Research shows that people with learning disabilities are at greater risk of financial exploitation – such as phishing scams and so called ‘mate crime’, where a fraudster befriends a vulnerable person. In addition, as banking services move online or are app based, they are more likely to be digitally excluded, due to a lack of support and equipment.
“Our students and their families face a double whammy because they are less likely to earn and more likely to incur costs”
According to Abi Carter, CEO of Wandsworth charity Share Community, which supports adults with learning disabilities and autistic people, income levels can be an issue too: “Our students and their families face a double whammy because they are less likely to earn and more likely to incur costs than their fellow citizens.
“Only 26% of people with a learning disability are in work, compared to 82% of the non-disabled working age population (ONS, 2021) and disabled people already face extra costs of an average of £583 month to enjoy the same quality of life compared to non-disabled people (Scope, 2019).”
In response, a new project from Share is supporting its users to be more financially independent – leading to greater independence in general. The digital skills sessions aim to increase familiarity with the words used in banking and numeracy. Students practice viewing bank statements to understand deposits and withdrawals.
Grant Lorimer, Share’s digital finance tutor explained: “At first students found it challenging to understand the language and concepts of debits, credits and balances. But over time they have become more confident, calculating and updating their weekly statements with improved accuracy and independence, building skills and confidence in everyday financial transactions.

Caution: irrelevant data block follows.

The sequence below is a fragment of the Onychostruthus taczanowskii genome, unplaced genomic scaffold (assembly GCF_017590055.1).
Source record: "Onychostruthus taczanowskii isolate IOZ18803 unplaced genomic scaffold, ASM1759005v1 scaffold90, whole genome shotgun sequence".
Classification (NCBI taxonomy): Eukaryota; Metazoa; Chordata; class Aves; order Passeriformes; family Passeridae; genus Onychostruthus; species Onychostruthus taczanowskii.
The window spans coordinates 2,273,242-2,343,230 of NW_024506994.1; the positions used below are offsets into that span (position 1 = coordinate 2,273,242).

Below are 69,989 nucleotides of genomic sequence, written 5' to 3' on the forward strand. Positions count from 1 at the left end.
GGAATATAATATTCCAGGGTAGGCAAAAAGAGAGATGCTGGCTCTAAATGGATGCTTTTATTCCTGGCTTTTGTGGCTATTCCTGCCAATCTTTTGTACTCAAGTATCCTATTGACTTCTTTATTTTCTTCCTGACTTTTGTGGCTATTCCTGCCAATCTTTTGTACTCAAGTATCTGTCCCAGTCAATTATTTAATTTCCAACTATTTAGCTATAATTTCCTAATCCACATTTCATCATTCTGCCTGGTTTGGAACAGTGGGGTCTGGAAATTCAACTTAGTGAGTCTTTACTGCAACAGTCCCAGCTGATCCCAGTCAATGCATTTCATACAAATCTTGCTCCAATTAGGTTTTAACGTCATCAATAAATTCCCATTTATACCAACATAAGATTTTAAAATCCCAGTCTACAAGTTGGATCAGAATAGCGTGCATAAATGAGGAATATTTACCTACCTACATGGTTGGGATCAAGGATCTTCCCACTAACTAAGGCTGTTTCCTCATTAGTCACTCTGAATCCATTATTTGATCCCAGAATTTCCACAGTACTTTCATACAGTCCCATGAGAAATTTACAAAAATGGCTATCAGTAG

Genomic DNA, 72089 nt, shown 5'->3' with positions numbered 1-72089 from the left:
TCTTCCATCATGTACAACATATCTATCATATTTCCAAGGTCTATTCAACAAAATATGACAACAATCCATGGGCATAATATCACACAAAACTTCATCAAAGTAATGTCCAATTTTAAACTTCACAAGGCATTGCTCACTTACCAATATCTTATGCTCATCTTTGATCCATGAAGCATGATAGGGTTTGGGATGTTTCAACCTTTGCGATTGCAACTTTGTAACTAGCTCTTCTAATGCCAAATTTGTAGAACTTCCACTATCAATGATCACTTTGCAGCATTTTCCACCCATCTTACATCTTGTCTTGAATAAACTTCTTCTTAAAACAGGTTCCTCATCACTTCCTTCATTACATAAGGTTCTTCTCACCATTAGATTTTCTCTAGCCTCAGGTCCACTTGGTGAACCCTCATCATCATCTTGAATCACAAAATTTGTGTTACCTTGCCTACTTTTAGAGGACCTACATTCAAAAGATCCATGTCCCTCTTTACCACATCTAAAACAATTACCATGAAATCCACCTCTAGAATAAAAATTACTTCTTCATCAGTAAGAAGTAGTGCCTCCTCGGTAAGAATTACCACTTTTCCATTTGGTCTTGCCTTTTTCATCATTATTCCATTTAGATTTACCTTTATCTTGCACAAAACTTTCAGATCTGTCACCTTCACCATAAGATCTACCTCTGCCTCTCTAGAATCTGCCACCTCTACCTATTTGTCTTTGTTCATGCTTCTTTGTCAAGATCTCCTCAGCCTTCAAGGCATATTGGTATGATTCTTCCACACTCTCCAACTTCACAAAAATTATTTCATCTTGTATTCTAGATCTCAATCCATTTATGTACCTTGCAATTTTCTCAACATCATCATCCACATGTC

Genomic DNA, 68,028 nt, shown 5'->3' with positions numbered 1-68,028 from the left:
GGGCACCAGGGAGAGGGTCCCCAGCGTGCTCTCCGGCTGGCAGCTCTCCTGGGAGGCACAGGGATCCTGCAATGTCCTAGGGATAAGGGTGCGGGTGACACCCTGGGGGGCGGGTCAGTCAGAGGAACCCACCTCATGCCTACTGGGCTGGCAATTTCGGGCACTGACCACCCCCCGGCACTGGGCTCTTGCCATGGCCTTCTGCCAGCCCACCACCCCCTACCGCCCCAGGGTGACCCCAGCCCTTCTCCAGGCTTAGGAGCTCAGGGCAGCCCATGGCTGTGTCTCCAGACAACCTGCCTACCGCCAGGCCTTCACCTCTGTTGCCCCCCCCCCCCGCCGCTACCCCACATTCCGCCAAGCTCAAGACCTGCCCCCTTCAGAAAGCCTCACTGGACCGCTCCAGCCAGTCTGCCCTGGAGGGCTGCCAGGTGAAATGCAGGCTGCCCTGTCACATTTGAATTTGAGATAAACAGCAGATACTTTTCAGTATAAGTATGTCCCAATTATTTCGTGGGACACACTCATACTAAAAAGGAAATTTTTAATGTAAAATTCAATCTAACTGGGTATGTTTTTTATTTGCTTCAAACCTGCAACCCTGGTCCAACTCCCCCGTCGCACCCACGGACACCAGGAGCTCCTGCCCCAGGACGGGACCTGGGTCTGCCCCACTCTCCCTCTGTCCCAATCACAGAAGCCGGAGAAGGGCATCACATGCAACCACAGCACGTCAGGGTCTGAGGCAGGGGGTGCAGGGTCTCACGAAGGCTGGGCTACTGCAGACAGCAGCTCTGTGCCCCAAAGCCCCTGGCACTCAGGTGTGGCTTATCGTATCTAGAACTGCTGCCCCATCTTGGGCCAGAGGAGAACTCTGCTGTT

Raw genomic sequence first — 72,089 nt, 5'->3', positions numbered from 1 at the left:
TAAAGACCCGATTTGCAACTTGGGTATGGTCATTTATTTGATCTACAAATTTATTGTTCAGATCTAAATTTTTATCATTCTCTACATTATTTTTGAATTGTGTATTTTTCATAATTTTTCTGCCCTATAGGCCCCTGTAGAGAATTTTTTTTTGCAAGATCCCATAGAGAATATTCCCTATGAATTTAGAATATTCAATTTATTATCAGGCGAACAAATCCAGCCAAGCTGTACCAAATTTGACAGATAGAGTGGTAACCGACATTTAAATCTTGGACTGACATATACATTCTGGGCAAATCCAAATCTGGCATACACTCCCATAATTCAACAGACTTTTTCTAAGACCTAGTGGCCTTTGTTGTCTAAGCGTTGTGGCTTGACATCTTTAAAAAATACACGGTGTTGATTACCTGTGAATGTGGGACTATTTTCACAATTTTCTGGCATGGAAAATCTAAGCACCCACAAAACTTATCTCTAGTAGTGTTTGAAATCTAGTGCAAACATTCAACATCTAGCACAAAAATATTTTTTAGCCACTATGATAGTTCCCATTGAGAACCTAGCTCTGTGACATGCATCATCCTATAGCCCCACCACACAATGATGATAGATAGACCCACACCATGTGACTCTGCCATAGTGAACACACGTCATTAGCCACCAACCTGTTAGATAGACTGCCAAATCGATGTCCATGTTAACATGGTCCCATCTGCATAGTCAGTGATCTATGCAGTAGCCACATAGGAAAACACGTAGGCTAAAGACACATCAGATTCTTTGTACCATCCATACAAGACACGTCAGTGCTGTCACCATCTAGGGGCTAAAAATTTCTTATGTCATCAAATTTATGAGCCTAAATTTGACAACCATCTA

As with everything we do at Share, we are constantly looking at how our classes can help our students’ communication, social skills and general wellbeing.”
“As with everything we do at Share, we are constantly looking at how our classes can help our students’ communication, social skills and general wellbeing. Students explore day-to-day tasks such as shopping and saving money through role-play and discussions learning the importance of online safety and different ways to pay digitally.”
Participants also created their own videos on internet safety and security and filmed their classmates presenting their top tips for staying safe online, which they had researched. The digital programme is supported by funding from both Santander UK Foundation Limited and Wandsworth Council.
Share has just celebrated its 50th birthday. Having started out as a charity to provide work for people with physical disabilities, it today works with around 160 people a year across all disability categories, offering training and wellbeing programmes focused on personal development, practical life skills, and employability. Share works from four sites, including two in Wandsworth – Altenburg Gardens in Clapham Junction and the Share Garden in the grounds of Springfield University Hospital in Tooting, and two in Lambeth.
Find out more about the course on the Share Community website.